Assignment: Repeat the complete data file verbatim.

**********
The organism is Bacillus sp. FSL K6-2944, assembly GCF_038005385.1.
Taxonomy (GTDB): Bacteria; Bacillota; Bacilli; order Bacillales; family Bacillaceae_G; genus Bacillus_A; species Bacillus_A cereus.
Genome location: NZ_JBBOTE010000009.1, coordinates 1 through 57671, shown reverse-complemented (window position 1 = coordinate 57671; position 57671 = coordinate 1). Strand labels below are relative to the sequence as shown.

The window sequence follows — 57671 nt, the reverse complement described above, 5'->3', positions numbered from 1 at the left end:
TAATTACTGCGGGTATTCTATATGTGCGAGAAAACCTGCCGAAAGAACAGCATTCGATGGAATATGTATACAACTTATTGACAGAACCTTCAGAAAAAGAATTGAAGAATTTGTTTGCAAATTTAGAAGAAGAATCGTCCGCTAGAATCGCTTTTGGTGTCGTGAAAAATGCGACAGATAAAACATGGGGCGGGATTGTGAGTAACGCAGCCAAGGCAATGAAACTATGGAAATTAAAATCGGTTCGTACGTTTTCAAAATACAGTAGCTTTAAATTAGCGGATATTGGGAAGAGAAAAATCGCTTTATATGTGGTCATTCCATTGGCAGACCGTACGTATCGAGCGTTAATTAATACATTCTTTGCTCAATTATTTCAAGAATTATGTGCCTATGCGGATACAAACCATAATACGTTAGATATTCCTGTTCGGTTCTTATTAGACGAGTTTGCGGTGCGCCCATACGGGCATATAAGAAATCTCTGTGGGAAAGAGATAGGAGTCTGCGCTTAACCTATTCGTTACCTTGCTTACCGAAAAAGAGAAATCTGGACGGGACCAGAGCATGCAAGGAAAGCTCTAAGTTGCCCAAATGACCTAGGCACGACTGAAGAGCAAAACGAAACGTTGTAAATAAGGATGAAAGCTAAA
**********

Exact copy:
The organism is Bacillus sp. FSL K6-2944, assembly GCF_038005385.1.
Taxonomy (GTDB): Bacteria; Bacillota; Bacilli; order Bacillales; family Bacillaceae_G; genus Bacillus_A; species Bacillus_A cereus.
Genome location: NZ_JBBOTE010000009.1, coordinates 1 through 57671, shown reverse-complemented (window position 1 = coordinate 57671; position 57671 = coordinate 1). Strand labels below are relative to the sequence as shown.

The window sequence follows — 57671 nt, the reverse complement described above, 5'->3', positions numbered from 1 at the left end:
TAATTACTGCGGGTATTCTATATGTGCGAGAAAACCTGCCGAAAGAACAGCATTCGATGGAATATGTATACAACTTATTGACAGAACCTTCAGAAAAAGAATTGAAGAATTTGTTTGCAAATTTAGAAGAAGAATCGTCCGCTAGAATCGCTTTTGGTGTCGTGAAAAATGCGACAGATAAAACATGGGGCGGGATTGTGAGTAACGCAGCCAAGGCAATGAAACTATGGAAATTAAAATCGGTTCGTACGTTTTCAAAATACAGTAGCTTTAAATTAGCGGATATTGGGAAGAGAAAAATCGCTTTATATGTGGTCATTCCATTGGCAGACCGTACGTATCGAGCGTTAATTAATACATTCTTTGCTCAATTATTTCAAGAATTATGTGCCTATGCGGATACAAACCATAATACGTTAGATATTCCTGTTCGGTTCTTATTAGACGAGTTTGCGGTGCGCCCATACGGGCATATAAGAAATCTCTGTGGGAAAGAGATAGGAGTCTGCGCTTAACCTATTCGTTACCTTGCTTACCGAAAAAGAGAAATCTGGACGGGACCAGAGCATGCAAGGAAAGCTCTAAGTTGCCCAAATGACCTAGGCACGACTGAAGAGCAAAACGAAACGTTGTAAATAAGGATGAAAGCTAAA